operation of class B amplifier

Discussion in 'Homework Help' started by cdennis414, Jan 17, 2014.

  1. cdennis414

    Thread Starter New Member

    Dec 19, 2012
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    Hi
    I need some help with my assignment please.
    My task is to investigate the operation of the amplifier using sin. frequency of 1KHz and amplitude of 4V.(the circuit diagram is attached). I can see that is a class B, but what is confusing me that there is no voltage gain. Is it a current amplifier? (output current is higher, i can see it from multi-meter) And why the bode plotter show negative gain?
    Thanks!
     
  2. #12

    Expert

    Nov 30, 2010
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    Yes, it's a current amplifier.
    The imitation oscilloscope shows no inversion. The bode plotter is either frankly wrong or both of us don't know how to read the labels on it. (A real possibility)
     
  3. cdennis414

    Thread Starter New Member

    Dec 19, 2012
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    I am not sure what does the plotter shows, the voltage gain or current. If its shows voltage gain then its make sense, because unity of gain is 0 db, but i am really not sure...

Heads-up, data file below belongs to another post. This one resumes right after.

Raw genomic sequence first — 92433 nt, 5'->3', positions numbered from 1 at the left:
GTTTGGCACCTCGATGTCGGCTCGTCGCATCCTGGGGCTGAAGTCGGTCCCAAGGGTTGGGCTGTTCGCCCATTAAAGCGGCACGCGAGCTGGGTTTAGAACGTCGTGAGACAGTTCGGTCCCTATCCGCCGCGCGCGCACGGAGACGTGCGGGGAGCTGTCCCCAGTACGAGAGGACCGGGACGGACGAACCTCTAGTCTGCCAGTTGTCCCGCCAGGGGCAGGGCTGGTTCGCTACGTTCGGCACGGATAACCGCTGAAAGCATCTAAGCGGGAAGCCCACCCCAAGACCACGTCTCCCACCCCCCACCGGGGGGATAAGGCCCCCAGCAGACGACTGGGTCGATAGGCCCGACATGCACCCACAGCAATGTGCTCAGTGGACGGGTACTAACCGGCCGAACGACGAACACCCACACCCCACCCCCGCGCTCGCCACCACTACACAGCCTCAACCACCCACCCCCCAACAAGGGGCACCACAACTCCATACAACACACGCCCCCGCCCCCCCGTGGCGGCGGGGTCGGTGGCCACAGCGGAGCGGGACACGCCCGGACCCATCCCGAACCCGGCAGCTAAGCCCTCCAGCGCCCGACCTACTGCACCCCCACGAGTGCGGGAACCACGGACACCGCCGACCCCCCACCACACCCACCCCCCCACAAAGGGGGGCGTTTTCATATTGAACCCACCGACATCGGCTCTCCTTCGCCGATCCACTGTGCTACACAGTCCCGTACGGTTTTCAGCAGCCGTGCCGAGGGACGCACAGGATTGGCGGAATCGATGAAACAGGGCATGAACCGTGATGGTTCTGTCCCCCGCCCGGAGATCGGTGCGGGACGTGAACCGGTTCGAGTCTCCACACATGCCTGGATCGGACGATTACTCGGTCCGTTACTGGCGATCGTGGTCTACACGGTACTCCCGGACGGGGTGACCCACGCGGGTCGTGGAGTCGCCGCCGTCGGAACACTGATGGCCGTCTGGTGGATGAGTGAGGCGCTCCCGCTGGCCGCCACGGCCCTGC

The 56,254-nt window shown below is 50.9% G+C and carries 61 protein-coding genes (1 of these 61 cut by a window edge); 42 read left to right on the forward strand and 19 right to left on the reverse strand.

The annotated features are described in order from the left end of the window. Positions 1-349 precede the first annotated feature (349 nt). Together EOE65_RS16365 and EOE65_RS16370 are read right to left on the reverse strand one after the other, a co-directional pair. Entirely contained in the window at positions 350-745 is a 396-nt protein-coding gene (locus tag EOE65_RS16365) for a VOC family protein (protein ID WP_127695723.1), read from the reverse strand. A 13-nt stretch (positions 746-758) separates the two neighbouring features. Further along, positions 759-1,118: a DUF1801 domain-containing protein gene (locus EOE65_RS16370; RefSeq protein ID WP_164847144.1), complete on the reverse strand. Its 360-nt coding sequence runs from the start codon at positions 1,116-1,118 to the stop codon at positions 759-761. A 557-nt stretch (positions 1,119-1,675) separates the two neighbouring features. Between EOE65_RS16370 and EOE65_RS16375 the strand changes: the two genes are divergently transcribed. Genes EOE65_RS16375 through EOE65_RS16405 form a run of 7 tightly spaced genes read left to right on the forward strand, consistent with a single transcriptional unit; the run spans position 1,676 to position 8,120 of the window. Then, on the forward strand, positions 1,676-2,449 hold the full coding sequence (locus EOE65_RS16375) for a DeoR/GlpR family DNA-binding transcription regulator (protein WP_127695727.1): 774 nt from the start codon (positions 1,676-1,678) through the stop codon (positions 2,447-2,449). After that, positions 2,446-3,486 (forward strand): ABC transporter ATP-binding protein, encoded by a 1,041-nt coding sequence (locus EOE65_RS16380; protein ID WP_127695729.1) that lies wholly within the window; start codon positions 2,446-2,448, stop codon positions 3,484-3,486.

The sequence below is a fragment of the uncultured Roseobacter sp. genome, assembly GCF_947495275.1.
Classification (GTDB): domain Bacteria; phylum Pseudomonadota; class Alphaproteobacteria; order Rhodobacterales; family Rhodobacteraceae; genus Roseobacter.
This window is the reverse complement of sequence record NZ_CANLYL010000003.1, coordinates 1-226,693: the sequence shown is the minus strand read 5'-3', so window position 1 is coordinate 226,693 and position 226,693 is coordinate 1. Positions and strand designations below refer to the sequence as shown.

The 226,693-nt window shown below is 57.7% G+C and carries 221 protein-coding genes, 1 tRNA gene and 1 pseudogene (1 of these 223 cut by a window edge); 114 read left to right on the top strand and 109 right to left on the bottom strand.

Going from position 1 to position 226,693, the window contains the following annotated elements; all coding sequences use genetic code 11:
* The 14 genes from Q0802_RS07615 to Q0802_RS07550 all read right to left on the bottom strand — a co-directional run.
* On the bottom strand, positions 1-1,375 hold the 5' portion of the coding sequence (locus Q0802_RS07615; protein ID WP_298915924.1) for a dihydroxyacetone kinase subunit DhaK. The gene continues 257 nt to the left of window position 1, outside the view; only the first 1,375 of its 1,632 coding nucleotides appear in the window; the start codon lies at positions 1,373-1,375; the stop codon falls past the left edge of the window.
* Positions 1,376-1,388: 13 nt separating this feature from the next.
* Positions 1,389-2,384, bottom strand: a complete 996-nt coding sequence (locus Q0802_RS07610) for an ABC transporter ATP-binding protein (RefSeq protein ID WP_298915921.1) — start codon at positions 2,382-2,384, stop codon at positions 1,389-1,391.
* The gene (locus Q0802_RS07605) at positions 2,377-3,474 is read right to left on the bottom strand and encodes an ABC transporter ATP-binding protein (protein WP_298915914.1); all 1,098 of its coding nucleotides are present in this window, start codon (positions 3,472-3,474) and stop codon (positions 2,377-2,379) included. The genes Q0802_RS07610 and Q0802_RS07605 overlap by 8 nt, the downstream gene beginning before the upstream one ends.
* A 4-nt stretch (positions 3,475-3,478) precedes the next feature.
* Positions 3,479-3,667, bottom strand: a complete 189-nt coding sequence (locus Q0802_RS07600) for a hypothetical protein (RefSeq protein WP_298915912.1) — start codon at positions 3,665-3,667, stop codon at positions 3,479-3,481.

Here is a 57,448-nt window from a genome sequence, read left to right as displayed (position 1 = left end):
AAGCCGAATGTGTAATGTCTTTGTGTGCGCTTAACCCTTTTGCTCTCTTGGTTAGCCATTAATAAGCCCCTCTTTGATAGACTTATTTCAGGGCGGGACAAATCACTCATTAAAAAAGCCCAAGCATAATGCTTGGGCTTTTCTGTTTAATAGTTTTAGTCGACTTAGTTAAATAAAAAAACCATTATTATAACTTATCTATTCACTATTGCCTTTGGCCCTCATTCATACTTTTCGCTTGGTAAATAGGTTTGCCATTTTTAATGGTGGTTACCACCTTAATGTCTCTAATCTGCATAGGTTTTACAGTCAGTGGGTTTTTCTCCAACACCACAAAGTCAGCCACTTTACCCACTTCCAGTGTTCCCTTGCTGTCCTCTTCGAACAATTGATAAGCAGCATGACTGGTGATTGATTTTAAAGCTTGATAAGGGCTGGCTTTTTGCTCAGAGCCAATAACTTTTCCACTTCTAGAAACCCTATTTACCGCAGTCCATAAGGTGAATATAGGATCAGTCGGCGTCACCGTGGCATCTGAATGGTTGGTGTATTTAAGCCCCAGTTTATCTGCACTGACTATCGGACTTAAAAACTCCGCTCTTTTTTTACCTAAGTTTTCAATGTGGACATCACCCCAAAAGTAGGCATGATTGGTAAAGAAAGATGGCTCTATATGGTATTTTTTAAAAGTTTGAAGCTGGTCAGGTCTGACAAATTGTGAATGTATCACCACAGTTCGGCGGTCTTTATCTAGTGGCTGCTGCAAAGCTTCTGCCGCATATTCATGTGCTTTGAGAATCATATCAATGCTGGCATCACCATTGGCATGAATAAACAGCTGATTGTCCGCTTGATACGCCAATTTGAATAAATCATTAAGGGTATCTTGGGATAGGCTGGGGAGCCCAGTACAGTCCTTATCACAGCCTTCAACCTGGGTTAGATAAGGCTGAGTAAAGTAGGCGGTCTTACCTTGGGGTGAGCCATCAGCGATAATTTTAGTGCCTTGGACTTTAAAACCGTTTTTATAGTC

4. #12

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    Well, maybe you should change your question to: "How to read this bode plotter?"
    You will get better answers than I can give you.
     
  5. cdennis414

    Thread Starter New Member

    Dec 19, 2012
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    Well i can read the plotter , its shows a negative gain. The question still the same . Why does it shows negative gain?
     
  6. #12

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    OK. The question is, "Why does this plotter show the wrong answer?"

    I don't know. Somebody else will have to answer that.
     
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  7. crutschow

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    Mar 14, 2008
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    The Bode plot is correct. It's not negative gain, minus dB is just gain less than 1. The transistors are biased at zero current so their small signal gain is basically 0 (a measured value of -101.585dB or 8.3e-6 which may be due to capacitive feedthrough).

    You have large signal gain of near 1 showing on the virtual oscilloscope since that signal is large enough to move through the zero bias point (which gives the observed crossover distortion). If you use a small signal from the generator (say less than 100mV) then you will observe a very low gain from the oscilloscope, similar to the Bode plot.
     
    Last edited: Jan 18, 2014
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  8. t_n_k

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    Well the gain had flattened out (presumably to almost unity) at about 1GHz.:rolleyes:
     
  9. t_n_k

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    Well spotted crutschow.

    Perhaps a useful exercise for the OP:

    Convert to class AB, with the addition of a couple of series diodes replacing the short / link between the two bases and you will see an entirely different picture.